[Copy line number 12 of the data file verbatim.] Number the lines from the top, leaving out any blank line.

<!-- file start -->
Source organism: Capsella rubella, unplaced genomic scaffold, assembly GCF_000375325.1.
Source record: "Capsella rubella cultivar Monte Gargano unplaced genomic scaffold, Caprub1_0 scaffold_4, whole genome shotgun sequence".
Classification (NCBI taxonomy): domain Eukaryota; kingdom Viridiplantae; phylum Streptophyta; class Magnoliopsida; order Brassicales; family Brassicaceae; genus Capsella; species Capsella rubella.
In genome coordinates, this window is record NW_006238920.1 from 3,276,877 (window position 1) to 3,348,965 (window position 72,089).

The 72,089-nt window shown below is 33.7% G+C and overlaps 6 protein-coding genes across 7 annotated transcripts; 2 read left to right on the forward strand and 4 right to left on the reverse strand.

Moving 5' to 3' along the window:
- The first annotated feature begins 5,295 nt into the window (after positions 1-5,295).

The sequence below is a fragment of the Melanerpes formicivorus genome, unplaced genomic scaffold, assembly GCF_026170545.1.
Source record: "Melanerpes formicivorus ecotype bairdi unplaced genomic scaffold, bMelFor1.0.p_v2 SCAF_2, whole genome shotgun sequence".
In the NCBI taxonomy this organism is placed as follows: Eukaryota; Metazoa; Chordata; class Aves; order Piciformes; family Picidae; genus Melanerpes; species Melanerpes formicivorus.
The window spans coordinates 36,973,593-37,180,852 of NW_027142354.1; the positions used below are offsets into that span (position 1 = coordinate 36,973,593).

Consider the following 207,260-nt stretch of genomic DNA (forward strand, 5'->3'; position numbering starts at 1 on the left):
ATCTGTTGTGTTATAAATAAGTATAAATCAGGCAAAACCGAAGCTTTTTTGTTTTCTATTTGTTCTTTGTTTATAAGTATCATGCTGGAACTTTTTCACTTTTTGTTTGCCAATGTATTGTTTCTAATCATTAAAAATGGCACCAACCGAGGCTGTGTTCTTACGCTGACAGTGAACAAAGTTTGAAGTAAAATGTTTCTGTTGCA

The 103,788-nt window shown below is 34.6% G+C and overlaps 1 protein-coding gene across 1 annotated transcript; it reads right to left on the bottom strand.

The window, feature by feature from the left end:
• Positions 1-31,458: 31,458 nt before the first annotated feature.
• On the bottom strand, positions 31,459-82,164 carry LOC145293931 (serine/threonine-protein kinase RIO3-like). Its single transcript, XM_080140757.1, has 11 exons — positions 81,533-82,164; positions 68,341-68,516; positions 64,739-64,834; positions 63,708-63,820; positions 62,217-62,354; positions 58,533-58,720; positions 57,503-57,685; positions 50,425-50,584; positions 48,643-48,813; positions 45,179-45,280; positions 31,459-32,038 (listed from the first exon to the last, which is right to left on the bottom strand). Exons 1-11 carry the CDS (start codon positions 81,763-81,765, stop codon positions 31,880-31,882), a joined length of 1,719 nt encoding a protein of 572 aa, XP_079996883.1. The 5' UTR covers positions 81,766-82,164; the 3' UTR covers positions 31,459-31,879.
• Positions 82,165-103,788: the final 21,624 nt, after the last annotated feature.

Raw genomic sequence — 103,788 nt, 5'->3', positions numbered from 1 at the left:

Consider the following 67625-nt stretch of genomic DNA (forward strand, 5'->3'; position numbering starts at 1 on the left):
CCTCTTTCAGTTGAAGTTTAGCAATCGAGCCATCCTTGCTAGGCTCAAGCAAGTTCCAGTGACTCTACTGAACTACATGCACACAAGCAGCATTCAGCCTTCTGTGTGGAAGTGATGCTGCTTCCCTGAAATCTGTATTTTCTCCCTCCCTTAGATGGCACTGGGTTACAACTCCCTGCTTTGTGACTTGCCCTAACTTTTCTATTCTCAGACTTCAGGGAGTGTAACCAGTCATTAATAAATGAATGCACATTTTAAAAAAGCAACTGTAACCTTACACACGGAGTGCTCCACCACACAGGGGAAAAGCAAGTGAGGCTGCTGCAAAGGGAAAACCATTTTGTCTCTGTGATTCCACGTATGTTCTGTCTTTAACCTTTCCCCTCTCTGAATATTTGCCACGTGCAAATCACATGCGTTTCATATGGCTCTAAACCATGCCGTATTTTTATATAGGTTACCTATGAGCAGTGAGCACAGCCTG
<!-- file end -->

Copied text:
Consider the following 207,260-nt stretch of genomic DNA (forward strand, 5'->3'; position numbering starts at 1 on the left):